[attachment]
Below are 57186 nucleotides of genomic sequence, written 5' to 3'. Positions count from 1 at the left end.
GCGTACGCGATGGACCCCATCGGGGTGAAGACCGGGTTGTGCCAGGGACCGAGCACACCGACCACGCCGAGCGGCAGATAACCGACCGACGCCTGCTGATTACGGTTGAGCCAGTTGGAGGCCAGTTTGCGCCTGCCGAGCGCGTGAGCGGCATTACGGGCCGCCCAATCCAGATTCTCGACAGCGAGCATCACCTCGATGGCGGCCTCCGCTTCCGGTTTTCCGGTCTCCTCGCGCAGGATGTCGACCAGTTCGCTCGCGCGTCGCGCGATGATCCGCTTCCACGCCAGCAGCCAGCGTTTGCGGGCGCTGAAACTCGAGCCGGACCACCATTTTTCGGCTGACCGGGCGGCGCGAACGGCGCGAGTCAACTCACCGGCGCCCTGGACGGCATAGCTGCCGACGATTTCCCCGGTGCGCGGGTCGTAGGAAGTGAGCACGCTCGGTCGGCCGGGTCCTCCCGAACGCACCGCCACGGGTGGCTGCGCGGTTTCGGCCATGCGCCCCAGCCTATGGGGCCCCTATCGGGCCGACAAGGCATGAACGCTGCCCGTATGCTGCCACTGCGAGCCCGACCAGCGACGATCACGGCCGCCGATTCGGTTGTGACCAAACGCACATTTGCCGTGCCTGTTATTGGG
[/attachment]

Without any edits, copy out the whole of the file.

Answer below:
Below are 57186 nucleotides of genomic sequence, written 5' to 3'. Positions count from 1 at the left end.
GCGTACGCGATGGACCCCATCGGGGTGAAGACCGGGTTGTGCCAGGGACCGAGCACACCGACCACGCCGAGCGGCAGATAACCGACCGACGCCTGCTGATTACGGTTGAGCCAGTTGGAGGCCAGTTTGCGCCTGCCGAGCGCGTGAGCGGCATTACGGGCCGCCCAATCCAGATTCTCGACAGCGAGCATCACCTCGATGGCGGCCTCCGCTTCCGGTTTTCCGGTCTCCTCGCGCAGGATGTCGACCAGTTCGCTCGCGCGTCGCGCGATGATCCGCTTCCACGCCAGCAGCCAGCGTTTGCGGGCGCTGAAACTCGAGCCGGACCACCATTTTTCGGCTGACCGGGCGGCGCGAACGGCGCGAGTCAACTCACCGGCGCCCTGGACGGCATAGCTGCCGACGATTTCCCCGGTGCGCGGGTCGTAGGAAGTGAGCACGCTCGGTCGGCCGGGTCCTCCCGAACGCACCGCCACGGGTGGCTGCGCGGTTTCGGCCATGCGCCCCAGCCTATGGGGCCCCTATCGGGCCGACAAGGCATGAACGCTGCCCGTATGCTGCCACTGCGAGCCCGACCAGCGACGATCACGGCCGCCGATTCGGTTGTGACCAAACGCACATTTGCCGTGCCTGTTATTGGG